– By Gemma Francis

Brits are cutting back on expensive funeral costs with cheap coffins, having wakes at home and burying loved ones in the back GARDEN, a study has found.

Others admit to slashing the budget for flowers, not using a hearse and even not getting the body embalmed to keep prices down.

SunLife discovered the short cuts amid its annual Cost of Dying report which found the cost of a funeral has risen by 4.7 per cent to an average of £4,078.

This is an increase of more than 70 per cent in the past decade, with funeral costs more than doubling since 2004.

Dean Lamble from SunLife said: “The fact people are cutting back on aspects of the funeral they can control – the type of coffin, the wake, the flowers – highlights even further the growing costs associated with the funeral itself.

“Many people worry having a cheaper funeral is disrespectful, but the vast majority of us do not want money wasted on a fancy funeral.

“In fact, more than one in three people who have recently organised a funeral said they would want their own to be ‘as cheap as possible.’

“One in six would like a direct cremation and one in 12 would prefer a woodland burial. Just one in 50 want a lavish affair.”

The study of 1,524 people who have been or will be responsible for planning a funeral, and 100 funeral directors, found the coffin is the first thing people cut back on with more than one in three saying they ended up choosing a cheaper casket than they would have liked.

One in four cut their flower budget, another one in four held the wake at home and almost one in five didn’t have a hearse.

One in five also claimed they didn’t get the body embalmed – saving around £105.

Almost a third cut back on aspects of the funeral itself, with almost one in five opting for a direct cremation, which can cost, on average, half less than a standard cremation.

Others have chosen a cheaper creation time, decided not to have a minister present or have had fewer pallbearers.

Three per cent even kept the body at home until the funeral while two per cent actually buried their loved one, or scattered their ashes on their own land to avoid paying for a burial plot.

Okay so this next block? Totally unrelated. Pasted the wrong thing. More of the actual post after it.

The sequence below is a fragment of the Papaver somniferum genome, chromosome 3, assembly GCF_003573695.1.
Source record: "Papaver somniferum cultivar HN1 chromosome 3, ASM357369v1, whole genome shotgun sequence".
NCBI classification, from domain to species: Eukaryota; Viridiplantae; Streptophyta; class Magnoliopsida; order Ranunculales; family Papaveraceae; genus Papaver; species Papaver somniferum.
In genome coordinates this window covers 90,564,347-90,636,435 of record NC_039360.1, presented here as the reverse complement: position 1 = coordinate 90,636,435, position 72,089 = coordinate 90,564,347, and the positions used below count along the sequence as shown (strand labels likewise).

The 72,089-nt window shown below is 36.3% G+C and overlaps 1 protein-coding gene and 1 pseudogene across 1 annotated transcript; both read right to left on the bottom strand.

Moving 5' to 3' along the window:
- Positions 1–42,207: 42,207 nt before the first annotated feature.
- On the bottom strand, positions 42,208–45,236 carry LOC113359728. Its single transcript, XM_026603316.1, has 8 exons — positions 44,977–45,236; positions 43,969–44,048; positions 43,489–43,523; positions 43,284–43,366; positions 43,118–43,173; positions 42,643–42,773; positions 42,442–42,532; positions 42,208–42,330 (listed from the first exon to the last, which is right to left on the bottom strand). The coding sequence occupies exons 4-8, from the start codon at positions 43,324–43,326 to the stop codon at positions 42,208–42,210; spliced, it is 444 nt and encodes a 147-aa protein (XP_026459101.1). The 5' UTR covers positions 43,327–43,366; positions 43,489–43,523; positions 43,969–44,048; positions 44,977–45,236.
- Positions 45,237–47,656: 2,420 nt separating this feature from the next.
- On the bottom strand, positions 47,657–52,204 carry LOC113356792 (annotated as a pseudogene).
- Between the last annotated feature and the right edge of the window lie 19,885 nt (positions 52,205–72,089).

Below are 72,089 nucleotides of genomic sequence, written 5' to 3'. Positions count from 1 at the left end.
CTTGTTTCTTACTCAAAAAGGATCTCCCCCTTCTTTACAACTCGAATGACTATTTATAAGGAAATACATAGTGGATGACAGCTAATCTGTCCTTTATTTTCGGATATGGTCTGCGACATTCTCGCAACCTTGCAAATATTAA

But researchers found just 46 per cent of people leave enough money to cover their funeral, with a third of those who have recently organised a funeral saying it cost more or ‘a lot more’ than they expected.

One in ten bereaved Brits even admitted there were items or wishes they were either unable to pay for or had to change because they couldn’t afford it.

The study also found funerals are becoming less religious, with just one in ten funerals now described as religious.

Instead, a third of people are having a ‘celebration of life’.

Many are also ditching traditions such as wearing black and ‘funeral’ songs, with one in seven saying the deceased made a special request for their funeral – either by writing their wishes in their will or telling a loved one before they died.

While ‘no black’ is now quite a common request, some are very specific in what they want people to wear, with one Liverpool supporter demanding no one wear blue due to his hatred of rival club Everton.

* To find out how much a funeral in your area costs, use our free funeral calculator, and to find out more about how to cut funeral costs, visit https://www.sunlife.co.uk/funeral-planning/funeral-plans/help-with-funeral-costs/


1. Have a direct cremation
This is where the body is cremated immediately after death, without a funeral service, saving an average of £1,761.

2. Hold a wake at home
Rather than having the expense of hiring a venue, you can save money by holding the wake at home instead. If it’s a nice sunny or dry day, you can also use your garden.

3. Make your own food
If you do hold a wake, you can save money by not hiring a caterer to make the food for you. Get together some of the family or friends and make sandwiches and nibbles to serve instead.

4. Choose a cheaper coffin
Coffins can be an expensive part of the funeral, but there are cheaper options away from the traditional casket. Cardboard coffins start from as little as £100.

5. Don’t embalm the body
Embalming the body is a traditional practice but not essential. You could save around £100 by choosing not to have the body embalmed.

6. Cut back on flowers
Flowers may look nice, but for many they can be seen as an unnecessary expense with many now requesting donations be made to a cause close to their heart rather than flowers being purchased in their memory.

7. Have fewer pallbearers
To cut back on costs, ask for fewer pallbearers, or even do it yourself by asking friends or relatives to carry the coffin instead. Not only does this save money but it can also add a more personal touch.



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